On the KVM virtualization testing, we see heavier reliance upon storage. The first KVM virtualization Workload 1 is more CPU limited than Workload 2 or the VM Boot Storm workload so we see strong performance, albeit not as much as the other two. These are a KVM virtualization-based workloads where our client is testing how many VMs it can have online at a given time while completing work under the target SLA. Each VM is a self-contained worker. We know, based on our performance profiling, that Workload 2 due to the databases being used actually scales better with fast storage and Optane PMem. At the same time, if the dataset is larger, PMem does not have the capacity to scale. This profiling is also why we use Workload 1 in our CPU reviews. We see that the Kioxia CM6 is frankly faster than the Kioxia CD6-L. Our sense is that this is purposeful as the CM6 is a higher-cost per GB drive. For many, trading a few percentage points of performance is worth getting more capacity. If one can hold more VMs on the storage, then that can have a bigger TCO benefit than having slightly faster application performance. That is not true in all cases which is why we have the mixed-use CD6-L and the CM6.
Moving to the file server and nginx CDN we see much better QoS from the new CD6 versus the PCIe Gen3 x4 drives. Perhaps this makes sense if we think of a SSD on PCIe Gen4 as having a lower-latency link as well. On the nginx CDN test, we are using an old snapshot and access patterns from the STH website, with DRAM caching disabled, to show what the performance looks like in that case. Here is a quick look at the distribution:
Overall, we saw a few outliers, but this is an excellent performance. Our performance was again not as good as we saw on the Kioxia CM6, but it was much better than our baseline PCIe Gen3 SSDs. Perhaps the key takeaway is that the CM6 is faster, but the CD6 is a better value if you need capacity and are focused on reads.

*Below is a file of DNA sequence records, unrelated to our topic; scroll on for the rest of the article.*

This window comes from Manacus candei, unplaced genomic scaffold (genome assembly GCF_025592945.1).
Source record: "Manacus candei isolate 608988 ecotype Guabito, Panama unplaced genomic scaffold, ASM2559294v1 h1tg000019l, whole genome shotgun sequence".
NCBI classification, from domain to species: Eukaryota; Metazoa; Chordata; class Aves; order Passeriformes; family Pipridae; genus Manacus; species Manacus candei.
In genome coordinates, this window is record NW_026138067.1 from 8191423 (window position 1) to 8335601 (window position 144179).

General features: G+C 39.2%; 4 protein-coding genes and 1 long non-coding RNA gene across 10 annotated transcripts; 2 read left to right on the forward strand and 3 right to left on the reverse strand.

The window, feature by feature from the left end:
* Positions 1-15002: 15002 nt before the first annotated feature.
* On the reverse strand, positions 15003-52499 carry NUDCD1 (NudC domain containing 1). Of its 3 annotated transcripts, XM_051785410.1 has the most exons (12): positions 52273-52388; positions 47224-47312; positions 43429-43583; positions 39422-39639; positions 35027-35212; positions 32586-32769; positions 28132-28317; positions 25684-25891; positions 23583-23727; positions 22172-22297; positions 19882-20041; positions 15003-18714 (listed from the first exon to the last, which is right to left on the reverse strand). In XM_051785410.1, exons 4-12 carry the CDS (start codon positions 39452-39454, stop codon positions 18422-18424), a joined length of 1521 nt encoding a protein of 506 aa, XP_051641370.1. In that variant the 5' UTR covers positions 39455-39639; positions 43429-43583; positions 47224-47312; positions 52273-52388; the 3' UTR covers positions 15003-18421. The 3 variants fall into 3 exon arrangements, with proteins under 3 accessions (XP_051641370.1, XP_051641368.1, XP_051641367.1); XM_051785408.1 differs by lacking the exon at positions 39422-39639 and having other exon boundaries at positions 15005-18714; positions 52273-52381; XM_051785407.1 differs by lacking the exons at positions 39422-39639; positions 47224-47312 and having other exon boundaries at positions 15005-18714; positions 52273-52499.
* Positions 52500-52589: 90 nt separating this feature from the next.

We swapped the drives to an AMD EPYC 7742 platform and the Ampere platform. This gives us a 128 core/ 256 thread AMD platform and a 160 core/ thread Ampere platform. The application since we have linux and nginx, is fairly mature on Arm.
Here we can see a bit better performance than we saw on the AMD system during this test as we got further into the tail. AMD’s SMT design along with its chiplet architecture does have an impact so here we can see a small impact. In general, as we are testing the Q80-33’s it is not always the case where it is better than the EPYC 7002 series, but I will let Patrick discuss that in the full Altra review.
To us, the key takeaway is that as we migrate to the PCIe Gen4 era, it is going to become very difficult to recommend SATA over NVMe as drives like the Kioxia CD6-L (and likely soon joined by others) push PCIe Gen4 NVMe pricing down to meet SATA. With next-gen systems, we are going to have better support for NVMe drives so the close of SATA in the data center is coming.
Next, we are going to give some market perspective on a new variant before moving to our final words.